The effect of xylanase treatment of rye bran on fermentation of dietary fibre and lignan conversion in vitro

Sirpa Karppinen, Anna-Marja Aura, S.-M. Heinonen, H. Adlercreutz, Pirkko Forssell, Kaisa Poutanen

Research output: Chapter in Book/Report/Conference proceedingConference abstract in proceedingsScientific

Abstract

Rye bran is rich both in fermentable dietary fibre and plant lignans. The fermentable dietary fibre components are arabinoxylan, beta-glucan and fructan [1], which produce short chain fatty acids and gases in bacterial fermentation in the human large intestine. Plant lignans (matairesinol, secoisolariciresinol, syringaresinol, pinoresinol and lariciresinol) are converted to mammalian lignans by bacterial fermentation, producing enterodiol and/or enterolactone [2]. The aim of the work presented here was to study the effect of processing of rye bran on the fermentation rate of carbohydrates and formation of enterodiol and enterolactone in vitro. Processed rye bran samples were prepared. Rye bran was extruded and treated with xylanase. Part of the xylanase treated rye bran was separated into water-extractable fraction and insoluble residue. All the samples were digested enzymatically prior to the fermentation with human faecal flora in vitro. Xylanase treatment of rye bran enhanced both fermentation rate of carbohydrates and formation of enterodiol. Water-extractable rye bran concentrate had the fastest fermentation rate and produced the highest amount of enterodiol, whereas the insoluble residue was the slowest producer of enterodiol. Slowly occurring enterolactone formation was not affected by the form of carbohydrate.
References 1 . Karppinen, S., Kiiliäinen, K., Liukkonen, K., Forssell, P. and Poutanen, K. 2001. Extraction and in vitro fermentation of rye bran fractions. J. Cereal Sci. 34: 269-278. 2. Heinonen, S., Nurmi, T., Liukkonen, K., Poutanen, K., Wähälä, K., Deyama, T., Nishibe, S. and Adlercreutz, H., 2001. In vitro metabolism of plant lignans: new precursors of mammalian lignans enterolactone and enterodiol. J. Agric. Food Chem. 49: 3178-3186.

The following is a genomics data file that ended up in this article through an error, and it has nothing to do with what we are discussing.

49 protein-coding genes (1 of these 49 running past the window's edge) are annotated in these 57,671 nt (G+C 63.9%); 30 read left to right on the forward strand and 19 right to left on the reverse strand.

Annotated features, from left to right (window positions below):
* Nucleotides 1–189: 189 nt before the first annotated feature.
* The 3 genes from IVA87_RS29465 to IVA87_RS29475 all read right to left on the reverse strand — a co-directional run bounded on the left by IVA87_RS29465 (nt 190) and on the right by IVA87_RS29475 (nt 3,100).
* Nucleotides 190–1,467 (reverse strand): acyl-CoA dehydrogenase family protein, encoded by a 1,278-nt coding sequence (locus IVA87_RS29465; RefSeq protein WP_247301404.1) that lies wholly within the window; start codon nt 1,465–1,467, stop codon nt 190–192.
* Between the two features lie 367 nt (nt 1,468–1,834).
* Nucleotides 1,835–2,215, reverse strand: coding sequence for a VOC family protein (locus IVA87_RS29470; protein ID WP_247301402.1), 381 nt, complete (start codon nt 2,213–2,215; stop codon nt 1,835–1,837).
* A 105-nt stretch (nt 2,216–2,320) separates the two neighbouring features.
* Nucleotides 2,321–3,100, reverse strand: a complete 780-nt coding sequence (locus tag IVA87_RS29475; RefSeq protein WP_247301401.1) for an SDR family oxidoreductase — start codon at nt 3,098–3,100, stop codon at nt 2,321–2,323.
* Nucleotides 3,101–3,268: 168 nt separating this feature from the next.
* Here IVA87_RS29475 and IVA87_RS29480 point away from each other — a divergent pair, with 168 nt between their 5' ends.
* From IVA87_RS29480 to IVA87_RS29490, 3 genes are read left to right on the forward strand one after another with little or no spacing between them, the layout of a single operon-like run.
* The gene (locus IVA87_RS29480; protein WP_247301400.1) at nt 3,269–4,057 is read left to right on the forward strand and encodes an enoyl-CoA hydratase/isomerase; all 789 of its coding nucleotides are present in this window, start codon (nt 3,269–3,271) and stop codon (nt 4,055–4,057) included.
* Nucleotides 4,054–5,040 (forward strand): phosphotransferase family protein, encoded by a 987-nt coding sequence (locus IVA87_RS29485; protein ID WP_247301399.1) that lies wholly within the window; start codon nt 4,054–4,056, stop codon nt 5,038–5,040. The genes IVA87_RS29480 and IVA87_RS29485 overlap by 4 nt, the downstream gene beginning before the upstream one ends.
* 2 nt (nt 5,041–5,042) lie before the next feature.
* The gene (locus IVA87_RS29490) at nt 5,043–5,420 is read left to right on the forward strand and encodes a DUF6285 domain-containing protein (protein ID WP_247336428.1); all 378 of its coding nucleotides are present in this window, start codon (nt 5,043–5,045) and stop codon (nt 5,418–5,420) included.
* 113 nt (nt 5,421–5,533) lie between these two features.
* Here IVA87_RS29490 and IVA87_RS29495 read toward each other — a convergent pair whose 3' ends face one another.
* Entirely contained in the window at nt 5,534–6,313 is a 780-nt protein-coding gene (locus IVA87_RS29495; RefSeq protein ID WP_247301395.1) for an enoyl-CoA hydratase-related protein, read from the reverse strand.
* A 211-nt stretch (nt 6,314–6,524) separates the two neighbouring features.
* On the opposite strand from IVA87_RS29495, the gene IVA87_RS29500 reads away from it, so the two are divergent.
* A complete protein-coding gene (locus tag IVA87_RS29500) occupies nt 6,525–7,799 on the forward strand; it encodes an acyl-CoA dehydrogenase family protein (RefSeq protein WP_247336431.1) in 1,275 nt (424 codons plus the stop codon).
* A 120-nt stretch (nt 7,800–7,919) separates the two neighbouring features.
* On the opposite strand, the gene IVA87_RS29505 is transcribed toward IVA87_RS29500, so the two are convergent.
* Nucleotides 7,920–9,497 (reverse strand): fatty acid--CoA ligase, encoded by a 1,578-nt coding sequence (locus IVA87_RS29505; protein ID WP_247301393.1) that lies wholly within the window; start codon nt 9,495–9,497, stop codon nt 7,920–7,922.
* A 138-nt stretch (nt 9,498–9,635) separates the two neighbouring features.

Original languageEnglish
Title of host publicationBio-active carbohydrates for food and feed
Subtitle of host publicationDietary Fibre 2003
Publication statusPublished - 2003
EventDietary Fibre 2003 - Noordwijkerhout, Netherlands
Duration: 18 May 200321 May 2003

Conference

ConferenceDietary Fibre 2003
CountryNetherlands
CityNoordwijkerhout
Period18/05/0321/05/03

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rye bran
lignans
xylanases
dietary fiber
fermentation
carbohydrates
matairesinol
arabinoxylan
fructans
short chain fatty acids
large intestine
beta-glucans
concentrates
water
flora
gases
sampling

Cite this

Karppinen, S., Aura, A-M., Heinonen, S-M., Adlercreutz, H., Forssell, P., & Poutanen, K. (2003). The effect of xylanase treatment of rye bran on fermentation of dietary fibre and lignan conversion in vitro. In Bio-active carbohydrates for food and feed: Dietary Fibre 2003 [108]
Karppinen, Sirpa ; Aura, Anna-Marja ; Heinonen, S.-M. ; Adlercreutz, H. ; Forssell, Pirkko ; Poutanen, Kaisa. / The effect of xylanase treatment of rye bran on fermentation of dietary fibre and lignan conversion in vitro. Bio-active carbohydrates for food and feed: Dietary Fibre 2003. 2003.
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Karppinen, S, Aura, A-M, Heinonen, S-M, Adlercreutz, H, Forssell, P & Poutanen, K 2003, The effect of xylanase treatment of rye bran on fermentation of dietary fibre and lignan conversion in vitro. in Bio-active carbohydrates for food and feed: Dietary Fibre 2003., 108, Dietary Fibre 2003, Noordwijkerhout, Netherlands, 18/05/03.

The effect of xylanase treatment of rye bran on fermentation of dietary fibre and lignan conversion in vitro. / Karppinen, Sirpa; Aura, Anna-Marja; Heinonen, S.-M.; Adlercreutz, H.; Forssell, Pirkko; Poutanen, Kaisa.

Bio-active carbohydrates for food and feed: Dietary Fibre 2003. 2003. 108.

Research output: Chapter in Book/Report/Conference proceedingConference abstract in proceedingsScientific

TY - CHAP